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Quantitative zoology [electronic resource] : numerical concepts and methods in the study of recent and fossil animals / by George Gaylord Simpson and Anne Roe.

By: Simpson, George Gaylord, 1902-1984.
Contributor(s): Roe, Anne, 1904-1991 [joint author.].
Series: McGraw-Hill publications in the zoological sciences: Publisher: New York ; London : McGraw-Hill Book Co., Inc., 1939Edition: 1st ed.Description: xvii, 414 p. : ill. ; 24 cm.Subject(s): Zoology | ZoologyAdditional physical formats: OriginalDDC classification: 590.7 Online resources: Fulltext available via EBSCOhost - Shibboleth login required Also issued in print.Summary: "The zoologist is not, and surely should not be, interested in reducing his observations or theories to a purely numerical basis simply because he likes numbers. His interest is not at all in formulas or digits, but in animals. He is concerned with the anatomy, behavior, and relationships of these animals; and he quite properly refuses to fit his studies into any a priori framework, such as that of formal mathematics or statistics. In zoology, numbers and formulas are of no interest or value for their own sake but only to the extent that they may be the best means of describing and of interpreting what animals are and do. In presenting to zoologists and paleontologists a book especially devoted to numerical concepts and containing many mathematical symbols and formulas, it is essential to state this fact at the outset and to maintain and stress this viewpoint throughout, as we have done. The symbols are merely shorthand expressions for concepts that necessarily enter into most work in zoology. The formulas are only the most convenient and usable way of summarizing operations that have logical, common-sense meanings. If in the course of using such mathematical methods these zoological, nonmathematical implications are lost sight of the zoologist will also lose sight of the whole purpose of his work and will fall into futility or even absurdity, although his arithmetic is perfectly correct. While urging and facilitating the use of numerical methods, the authors have tried at every point to guard against these grave dangers and to insist that the methods be used zoologically, not by rote and not as mathematical abstractions. If zoology and paleontology have lagged behind most other sciences in their numerical methods, a major reason has been the extreme difficulty of learning the methods that are known in other fields and of adapting them to this one"--Preface. (PsycINFO Database Record (c) 2010 APA, all rights reserved).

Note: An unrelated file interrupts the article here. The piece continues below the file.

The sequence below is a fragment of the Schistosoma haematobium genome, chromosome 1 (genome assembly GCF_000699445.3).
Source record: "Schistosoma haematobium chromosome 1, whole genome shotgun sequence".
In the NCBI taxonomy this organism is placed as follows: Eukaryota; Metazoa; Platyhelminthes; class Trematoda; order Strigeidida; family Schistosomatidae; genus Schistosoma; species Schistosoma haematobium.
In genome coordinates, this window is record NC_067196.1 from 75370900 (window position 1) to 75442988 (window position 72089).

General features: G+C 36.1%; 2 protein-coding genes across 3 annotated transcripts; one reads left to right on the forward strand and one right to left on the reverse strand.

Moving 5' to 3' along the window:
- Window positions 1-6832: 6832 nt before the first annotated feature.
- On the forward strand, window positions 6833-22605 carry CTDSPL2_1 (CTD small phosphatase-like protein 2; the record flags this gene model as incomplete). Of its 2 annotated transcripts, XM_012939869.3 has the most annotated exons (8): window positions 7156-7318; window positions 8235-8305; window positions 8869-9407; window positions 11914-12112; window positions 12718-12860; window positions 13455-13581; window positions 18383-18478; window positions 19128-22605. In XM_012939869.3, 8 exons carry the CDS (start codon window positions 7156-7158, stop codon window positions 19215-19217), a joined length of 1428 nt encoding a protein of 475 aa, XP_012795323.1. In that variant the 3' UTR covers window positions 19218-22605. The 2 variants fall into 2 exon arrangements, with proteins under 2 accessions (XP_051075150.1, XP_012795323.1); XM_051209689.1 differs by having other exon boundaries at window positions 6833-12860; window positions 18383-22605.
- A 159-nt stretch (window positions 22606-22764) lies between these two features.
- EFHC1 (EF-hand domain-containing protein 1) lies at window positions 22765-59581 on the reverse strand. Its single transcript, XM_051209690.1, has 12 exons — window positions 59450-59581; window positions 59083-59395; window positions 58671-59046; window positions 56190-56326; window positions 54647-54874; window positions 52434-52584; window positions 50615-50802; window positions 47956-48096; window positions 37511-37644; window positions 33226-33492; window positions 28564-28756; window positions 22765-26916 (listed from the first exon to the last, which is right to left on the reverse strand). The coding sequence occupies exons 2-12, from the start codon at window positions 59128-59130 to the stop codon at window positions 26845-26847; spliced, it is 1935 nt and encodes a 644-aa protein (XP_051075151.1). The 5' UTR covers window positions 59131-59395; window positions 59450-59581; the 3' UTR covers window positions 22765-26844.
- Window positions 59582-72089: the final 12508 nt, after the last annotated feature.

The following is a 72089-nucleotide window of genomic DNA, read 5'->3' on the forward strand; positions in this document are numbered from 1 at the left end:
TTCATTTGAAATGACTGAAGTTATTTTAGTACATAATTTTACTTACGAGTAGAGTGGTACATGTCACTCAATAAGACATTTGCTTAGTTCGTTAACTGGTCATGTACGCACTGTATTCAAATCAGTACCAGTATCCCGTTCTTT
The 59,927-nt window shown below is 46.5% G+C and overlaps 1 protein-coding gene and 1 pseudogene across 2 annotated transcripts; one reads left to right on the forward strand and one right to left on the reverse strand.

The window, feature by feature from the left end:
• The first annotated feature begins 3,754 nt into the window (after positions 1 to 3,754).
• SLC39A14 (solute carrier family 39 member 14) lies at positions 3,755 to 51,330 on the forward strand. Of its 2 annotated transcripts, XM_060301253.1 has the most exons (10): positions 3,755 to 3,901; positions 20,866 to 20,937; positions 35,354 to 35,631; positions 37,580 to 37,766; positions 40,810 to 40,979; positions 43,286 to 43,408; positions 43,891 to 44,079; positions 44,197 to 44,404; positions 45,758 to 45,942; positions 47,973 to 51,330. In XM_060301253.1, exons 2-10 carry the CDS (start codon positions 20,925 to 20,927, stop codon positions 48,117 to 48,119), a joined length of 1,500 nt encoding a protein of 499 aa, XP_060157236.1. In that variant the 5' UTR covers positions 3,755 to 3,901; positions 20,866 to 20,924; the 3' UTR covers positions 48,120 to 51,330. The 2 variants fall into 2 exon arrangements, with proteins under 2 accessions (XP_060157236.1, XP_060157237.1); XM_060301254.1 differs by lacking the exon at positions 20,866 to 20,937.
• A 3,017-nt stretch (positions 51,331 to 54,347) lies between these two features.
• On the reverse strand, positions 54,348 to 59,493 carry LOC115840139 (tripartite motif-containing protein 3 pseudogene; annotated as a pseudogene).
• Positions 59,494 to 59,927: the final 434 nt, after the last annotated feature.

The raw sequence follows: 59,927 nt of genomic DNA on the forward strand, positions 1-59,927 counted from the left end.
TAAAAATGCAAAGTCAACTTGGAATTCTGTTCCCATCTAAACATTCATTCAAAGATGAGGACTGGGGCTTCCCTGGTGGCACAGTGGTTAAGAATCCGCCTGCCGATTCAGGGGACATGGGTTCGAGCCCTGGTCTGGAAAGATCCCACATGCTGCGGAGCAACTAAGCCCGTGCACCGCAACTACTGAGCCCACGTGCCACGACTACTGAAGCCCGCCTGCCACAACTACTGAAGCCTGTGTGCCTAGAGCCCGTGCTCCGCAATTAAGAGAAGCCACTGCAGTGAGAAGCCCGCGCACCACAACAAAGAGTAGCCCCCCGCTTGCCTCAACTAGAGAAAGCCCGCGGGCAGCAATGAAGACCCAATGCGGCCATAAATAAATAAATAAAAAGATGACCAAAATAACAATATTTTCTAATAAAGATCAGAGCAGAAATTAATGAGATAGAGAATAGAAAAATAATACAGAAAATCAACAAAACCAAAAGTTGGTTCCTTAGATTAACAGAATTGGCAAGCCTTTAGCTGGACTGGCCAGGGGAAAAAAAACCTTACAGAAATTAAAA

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Includes bibliographical references (p. 399-406) and index.

"The zoologist is not, and surely should not be, interested in reducing his observations or theories to a purely numerical basis simply because he likes numbers. His interest is not at all in formulas or digits, but in animals. He is concerned with the anatomy, behavior, and relationships of these animals; and he quite properly refuses to fit his studies into any a priori framework, such as that of formal mathematics or statistics. In zoology, numbers and formulas are of no interest or value for their own sake but only to the extent that they may be the best means of describing and of interpreting what animals are and do. In presenting to zoologists and paleontologists a book especially devoted to numerical concepts and containing many mathematical symbols and formulas, it is essential to state this fact at the outset and to maintain and stress this viewpoint throughout, as we have done. The symbols are merely shorthand expressions for concepts that necessarily enter into most work in zoology. The formulas are only the most convenient and usable way of summarizing operations that have logical, common-sense meanings. If in the course of using such mathematical methods these zoological, nonmathematical implications are lost sight of the zoologist will also lose sight of the whole purpose of his work and will fall into futility or even absurdity, although his arithmetic is perfectly correct. While urging and facilitating the use of numerical methods, the authors have tried at every point to guard against these grave dangers and to insist that the methods be used zoologically, not by rote and not as mathematical abstractions. If zoology and paleontology have lagged behind most other sciences in their numerical methods, a major reason has been the extreme difficulty of learning the methods that are known in other fields and of adapting them to this one"--Preface. (PsycINFO Database Record (c) 2010 APA, all rights reserved).

Also issued in print.

Electronic reproduction. Washington, D.C. : American Psychological Association, 2011. Available via World Wide Web. Access limited by licensing agreement. s2011 dcunns

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